Posted in Community Voices | Tagged , | 14 Comments

ReReading Job: Book review by Eric Samuelsen

Below is a review of ReReading Job, a book by Mormon critic Michael Austin, reposted by permission from Eric Samuelsen’s blog.

Michael Austin’s Re-Reading Job: Understanding the Ancient World’s Greatest Poem is a terrific book; smart, thoughtful, funny. I honestly didn’t think a literary scholar’s close reading of the (boring) Book of Job would be so compulsively readable. I didn’t think it would be the kind of book I would find myself unable to put down at two o’clock in the morning. Honestly, I thought reading it would be kind of a chore; that I would trudge my way through it dutifully, seeking a nugget of enlightenment in the mucky stream of turgid prose. Instead, I got all caught up in it.

This isn’t a hard book to recommend – go, now, buy it, read it.  But the task of recommending it requires that I acknowledge some barriers at least some of my friends are likely to put up.  First of all, Austin is openly LDS, and gives Job an LDS reading.  For some of you, that’s a problem. You’re likely thinking, “crap, an apologetic reading of Job. Pass.” But it’s not. It’s not, like, a correlated reading of the text; nothing like that at all.  This is Job from the perspective of a very smart, very well read, first-rate literary scholar, who also happens to be LDS, and whose initial personal history with the text (which he acknowledges), was that of an LDS kid struggling to read a boring book he didn’t understand.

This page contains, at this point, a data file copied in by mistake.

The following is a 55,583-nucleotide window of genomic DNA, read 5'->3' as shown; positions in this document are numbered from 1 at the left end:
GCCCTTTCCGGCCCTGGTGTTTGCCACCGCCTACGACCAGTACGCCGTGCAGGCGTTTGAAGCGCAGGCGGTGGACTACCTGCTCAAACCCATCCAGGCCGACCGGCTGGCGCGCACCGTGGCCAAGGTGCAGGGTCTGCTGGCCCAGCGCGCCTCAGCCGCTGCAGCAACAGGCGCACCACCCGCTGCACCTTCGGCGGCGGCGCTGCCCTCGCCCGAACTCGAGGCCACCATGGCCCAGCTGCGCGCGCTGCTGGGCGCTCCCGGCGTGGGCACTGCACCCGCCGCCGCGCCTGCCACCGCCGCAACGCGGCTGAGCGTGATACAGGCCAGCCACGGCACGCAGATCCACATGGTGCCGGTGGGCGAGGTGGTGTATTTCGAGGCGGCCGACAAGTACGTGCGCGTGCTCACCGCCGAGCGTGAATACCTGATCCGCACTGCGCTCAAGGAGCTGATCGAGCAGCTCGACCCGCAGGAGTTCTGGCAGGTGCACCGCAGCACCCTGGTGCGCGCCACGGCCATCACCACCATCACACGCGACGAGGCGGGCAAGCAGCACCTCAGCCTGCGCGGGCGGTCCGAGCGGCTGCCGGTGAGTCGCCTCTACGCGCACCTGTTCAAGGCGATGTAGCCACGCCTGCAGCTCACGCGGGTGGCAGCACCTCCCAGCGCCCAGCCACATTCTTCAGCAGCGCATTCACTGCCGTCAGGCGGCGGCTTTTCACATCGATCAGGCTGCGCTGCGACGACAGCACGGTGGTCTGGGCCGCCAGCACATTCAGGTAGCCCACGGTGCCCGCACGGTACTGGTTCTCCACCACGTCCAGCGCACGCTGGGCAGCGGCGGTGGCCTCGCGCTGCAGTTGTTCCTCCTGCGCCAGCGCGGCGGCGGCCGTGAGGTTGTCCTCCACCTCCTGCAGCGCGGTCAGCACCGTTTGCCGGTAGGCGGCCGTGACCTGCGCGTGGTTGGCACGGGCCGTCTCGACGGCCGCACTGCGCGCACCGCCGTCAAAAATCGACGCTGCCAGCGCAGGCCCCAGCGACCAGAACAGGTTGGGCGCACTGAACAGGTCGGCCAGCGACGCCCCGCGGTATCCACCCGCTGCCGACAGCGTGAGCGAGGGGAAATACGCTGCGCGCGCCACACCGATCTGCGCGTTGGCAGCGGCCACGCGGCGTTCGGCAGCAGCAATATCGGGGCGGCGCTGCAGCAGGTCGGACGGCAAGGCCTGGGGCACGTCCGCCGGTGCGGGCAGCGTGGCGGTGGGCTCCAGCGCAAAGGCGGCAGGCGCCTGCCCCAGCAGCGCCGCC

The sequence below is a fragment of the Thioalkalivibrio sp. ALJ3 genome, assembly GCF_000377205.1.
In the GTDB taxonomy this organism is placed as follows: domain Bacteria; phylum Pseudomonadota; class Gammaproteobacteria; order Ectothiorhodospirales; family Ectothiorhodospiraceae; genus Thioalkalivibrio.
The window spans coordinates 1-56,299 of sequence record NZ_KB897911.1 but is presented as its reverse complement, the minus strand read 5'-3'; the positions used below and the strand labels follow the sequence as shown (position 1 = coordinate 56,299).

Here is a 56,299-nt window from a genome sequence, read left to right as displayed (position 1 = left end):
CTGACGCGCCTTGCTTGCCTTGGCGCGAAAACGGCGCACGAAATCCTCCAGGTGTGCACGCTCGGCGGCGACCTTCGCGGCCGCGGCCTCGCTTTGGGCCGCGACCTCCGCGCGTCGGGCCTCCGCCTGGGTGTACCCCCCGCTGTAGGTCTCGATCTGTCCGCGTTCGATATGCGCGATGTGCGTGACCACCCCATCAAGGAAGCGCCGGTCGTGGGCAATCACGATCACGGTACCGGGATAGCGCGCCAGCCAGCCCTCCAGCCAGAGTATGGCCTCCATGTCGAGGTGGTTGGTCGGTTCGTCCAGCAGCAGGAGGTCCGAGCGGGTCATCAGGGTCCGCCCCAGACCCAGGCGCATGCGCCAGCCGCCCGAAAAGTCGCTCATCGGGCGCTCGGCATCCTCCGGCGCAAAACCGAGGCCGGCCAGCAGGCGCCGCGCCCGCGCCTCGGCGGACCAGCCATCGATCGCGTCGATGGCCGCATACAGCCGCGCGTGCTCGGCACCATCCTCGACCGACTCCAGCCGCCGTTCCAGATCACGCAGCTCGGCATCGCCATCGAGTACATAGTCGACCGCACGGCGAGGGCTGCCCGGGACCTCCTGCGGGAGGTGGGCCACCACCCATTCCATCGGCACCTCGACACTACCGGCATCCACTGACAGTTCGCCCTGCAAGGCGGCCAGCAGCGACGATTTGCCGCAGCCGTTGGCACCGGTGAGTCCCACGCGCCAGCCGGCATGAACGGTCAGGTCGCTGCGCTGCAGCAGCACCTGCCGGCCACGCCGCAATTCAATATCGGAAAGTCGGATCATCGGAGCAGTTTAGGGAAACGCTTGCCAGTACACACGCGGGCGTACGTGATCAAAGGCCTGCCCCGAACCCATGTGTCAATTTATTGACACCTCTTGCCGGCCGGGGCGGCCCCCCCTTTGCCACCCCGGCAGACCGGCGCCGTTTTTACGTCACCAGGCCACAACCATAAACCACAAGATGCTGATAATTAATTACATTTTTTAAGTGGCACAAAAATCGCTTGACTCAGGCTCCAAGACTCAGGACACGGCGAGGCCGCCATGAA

It’s also possible, of course, that some of you might buy the book hoping for a correlated reading of the text, hoping, in fact, for something authoritative and definitive and McConkey-ish.  You won’t find that here either. This is a literary scholar reading a poem, reading it as a poem. An inspired poem, to be sure, but a poem nonetheless, a work of fiction, like the Parable of the Good Samaritan is a work of fiction. Austin doesn’t know, for example, if Job actually existed. He doesn’t care; he doesn’t think that’s a significant issue with the text. He wants to engage with the text as it stands, and he wants us to engage with it along with him. And what I’m trying to convince you is that you should, go on the journey the text demands of us.